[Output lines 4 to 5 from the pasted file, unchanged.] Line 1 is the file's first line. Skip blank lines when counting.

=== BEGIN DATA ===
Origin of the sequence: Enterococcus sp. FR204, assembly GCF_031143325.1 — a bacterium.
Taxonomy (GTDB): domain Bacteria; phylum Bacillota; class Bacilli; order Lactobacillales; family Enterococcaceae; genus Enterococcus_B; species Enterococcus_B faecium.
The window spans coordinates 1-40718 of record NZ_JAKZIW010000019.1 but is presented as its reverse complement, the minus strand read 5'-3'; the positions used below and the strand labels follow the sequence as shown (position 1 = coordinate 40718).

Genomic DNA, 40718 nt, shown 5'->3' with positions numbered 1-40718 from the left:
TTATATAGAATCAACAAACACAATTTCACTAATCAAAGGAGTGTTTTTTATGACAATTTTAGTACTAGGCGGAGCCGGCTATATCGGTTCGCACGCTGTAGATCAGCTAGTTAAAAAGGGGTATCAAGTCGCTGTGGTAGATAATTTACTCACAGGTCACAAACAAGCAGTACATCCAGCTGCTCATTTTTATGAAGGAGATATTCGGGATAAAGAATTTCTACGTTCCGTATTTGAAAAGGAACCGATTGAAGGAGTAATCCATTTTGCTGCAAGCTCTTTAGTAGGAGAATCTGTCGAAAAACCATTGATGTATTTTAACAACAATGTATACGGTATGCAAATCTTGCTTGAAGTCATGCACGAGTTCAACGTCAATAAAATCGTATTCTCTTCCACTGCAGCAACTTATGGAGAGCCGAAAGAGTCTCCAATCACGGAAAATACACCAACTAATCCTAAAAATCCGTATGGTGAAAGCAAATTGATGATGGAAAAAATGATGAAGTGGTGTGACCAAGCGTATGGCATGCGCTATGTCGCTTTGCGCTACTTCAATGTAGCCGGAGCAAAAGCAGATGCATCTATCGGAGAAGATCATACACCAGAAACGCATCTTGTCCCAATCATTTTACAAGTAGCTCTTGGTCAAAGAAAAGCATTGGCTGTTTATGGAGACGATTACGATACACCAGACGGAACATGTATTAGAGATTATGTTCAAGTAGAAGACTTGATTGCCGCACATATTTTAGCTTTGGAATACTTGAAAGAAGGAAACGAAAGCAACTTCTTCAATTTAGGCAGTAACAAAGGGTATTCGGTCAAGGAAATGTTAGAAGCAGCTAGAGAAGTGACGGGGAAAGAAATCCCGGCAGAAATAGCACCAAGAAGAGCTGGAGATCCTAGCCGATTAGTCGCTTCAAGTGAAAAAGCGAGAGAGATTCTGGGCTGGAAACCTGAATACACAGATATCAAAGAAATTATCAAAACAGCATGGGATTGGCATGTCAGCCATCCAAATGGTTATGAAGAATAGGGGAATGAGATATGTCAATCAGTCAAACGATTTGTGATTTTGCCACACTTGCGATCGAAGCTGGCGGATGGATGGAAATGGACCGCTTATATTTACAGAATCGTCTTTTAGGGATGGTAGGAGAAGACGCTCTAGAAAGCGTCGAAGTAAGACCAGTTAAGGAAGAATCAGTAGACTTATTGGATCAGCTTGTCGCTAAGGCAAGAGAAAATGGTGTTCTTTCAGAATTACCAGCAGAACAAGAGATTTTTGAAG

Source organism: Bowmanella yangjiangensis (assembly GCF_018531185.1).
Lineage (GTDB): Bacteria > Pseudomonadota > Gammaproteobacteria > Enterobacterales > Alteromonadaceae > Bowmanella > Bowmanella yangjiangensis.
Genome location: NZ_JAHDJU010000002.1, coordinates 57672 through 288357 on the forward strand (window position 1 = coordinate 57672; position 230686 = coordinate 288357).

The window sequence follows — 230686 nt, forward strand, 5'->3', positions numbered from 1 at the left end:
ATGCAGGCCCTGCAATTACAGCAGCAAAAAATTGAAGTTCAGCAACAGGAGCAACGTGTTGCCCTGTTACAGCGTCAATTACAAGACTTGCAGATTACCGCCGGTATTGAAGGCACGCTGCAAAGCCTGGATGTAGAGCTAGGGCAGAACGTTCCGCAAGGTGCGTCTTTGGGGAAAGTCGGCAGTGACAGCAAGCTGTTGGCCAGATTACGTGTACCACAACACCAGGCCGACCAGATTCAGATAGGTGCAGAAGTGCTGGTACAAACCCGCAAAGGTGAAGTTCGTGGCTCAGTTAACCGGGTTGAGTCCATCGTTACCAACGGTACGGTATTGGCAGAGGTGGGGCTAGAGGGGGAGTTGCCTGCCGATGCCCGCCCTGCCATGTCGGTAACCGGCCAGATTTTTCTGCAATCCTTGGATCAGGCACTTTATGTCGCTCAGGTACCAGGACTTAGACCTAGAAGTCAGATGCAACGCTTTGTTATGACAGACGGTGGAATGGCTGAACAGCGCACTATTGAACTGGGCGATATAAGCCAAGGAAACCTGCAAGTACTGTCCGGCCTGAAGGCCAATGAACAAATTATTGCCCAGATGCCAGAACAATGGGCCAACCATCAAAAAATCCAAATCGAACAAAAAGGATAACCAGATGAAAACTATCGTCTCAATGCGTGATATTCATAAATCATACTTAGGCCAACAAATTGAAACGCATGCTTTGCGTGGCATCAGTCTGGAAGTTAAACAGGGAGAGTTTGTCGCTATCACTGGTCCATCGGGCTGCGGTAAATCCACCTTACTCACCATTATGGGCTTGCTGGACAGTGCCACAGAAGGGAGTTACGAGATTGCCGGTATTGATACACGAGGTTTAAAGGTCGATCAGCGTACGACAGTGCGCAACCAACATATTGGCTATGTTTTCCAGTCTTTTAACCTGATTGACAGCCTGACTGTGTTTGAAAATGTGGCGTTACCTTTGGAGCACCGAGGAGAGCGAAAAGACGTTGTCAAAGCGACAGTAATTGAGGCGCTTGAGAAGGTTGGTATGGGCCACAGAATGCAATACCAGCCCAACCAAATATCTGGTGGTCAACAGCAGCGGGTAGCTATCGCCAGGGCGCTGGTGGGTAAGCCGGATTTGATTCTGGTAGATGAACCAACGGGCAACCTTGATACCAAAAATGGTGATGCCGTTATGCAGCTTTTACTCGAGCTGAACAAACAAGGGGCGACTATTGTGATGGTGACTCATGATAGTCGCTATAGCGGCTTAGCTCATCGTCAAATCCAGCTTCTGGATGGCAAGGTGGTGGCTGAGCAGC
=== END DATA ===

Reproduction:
Genomic DNA, 40718 nt, shown 5'->3' with positions numbered 1-40718 from the left:
TTATATAGAATCAACAAACACAATTTCACTAATCAAAGGAGTGTTTTTTATGACAATTTTAGTACTAGGCGGAGCCGGCTATATCGGTTCGCACGCTGTAGATCAGCTAGTTAAAAAGGGGTATCAAGTCGCTGTGGTAGATAATTTACTCACAGGTCACAAACAAGCAGTACATCCAGCTGCTCATTTTTATGAAGGAGATATTCGGGATAAAGAATTTCTACGTTCCGTATTTGAAAAGGAACCGATTGAAGGAGTAATCCATTTTGCTGCAAGCTCTTTAGTAGGAGAATCTGTCGAAAAACCATTGATGTATTTTAACAACAATGTATACGGTATGCAAATCTTGCTTGAAGTCATGCACGAGTTCAACGTCAATAAAATCGTATTCTCTTCCACTGCAGCAACTTATGGAGAGCCGAAAGAGTCTCCAATCACGGAAAATACACCAACTAATCCTAAAAATCCGTATGGTGAAAGCAAATTGATGATGGAAAAAATGATGAAGTGGTGTGACCAAGCGTATGGCATGCGCTATGTCGCTTTGCGCTACTTCAATGTAGCCGGAGCAAAAGCAGATGCATCTATCGGAGAAGATCATACACCAGAAACGCATCTTGTCCCAATCATTTTACAAGTAGCTCTTGGTCAAAGAAAAGCATTGGCTGTTTATGGAGACGATTACGATACACCAGACGGAACATGTATTAGAGATTATGTTCAAGTAGAAGACTTGATTGCCGCACATATTTTAGCTTTGGAATACTTGAAAGAAGGAAACGAAAGCAACTTCTTCAATTTAGGCAGTAACAAAGGGTATTCGGTCAAGGAAATGTTAGAAGCAGCTAGAGAAGTGACGGGGAAAGAAATCCCGGCAGAAATAGCACCAAGAAGAGCTGGAGATCCTAGCCGATTAGTCGCTTCAAGTGAAAAAGCGAGAGAGATTCTGGGCTGGAAACCTGAATACACAGATATCAAAGAAATTATCAAAACAGCATGGGATTGGCATGTCAGCCATCCAAATGGTTATGAAGAATAGGGGAATGAGATATGTCAATCAGTCAAACGATTTGTGATTTTGCCACACTTGCGATCGAAGCTGGCGGATGGATGGAAATGGACCGCTTATATTTACAGAATCGTCTTTTAGGGATGGTAGGAGAAGACGCTCTAGAAAGCGTCGAAGTAAGACCAGTTAAGGAAGAATCAGTAGACTTATTGGATCAGCTTGTCGCTAAGGCAAGAGAAAATGGTGTTCTTTCAGAATTACCAGCAGAACAAGAGATTTTTGAAG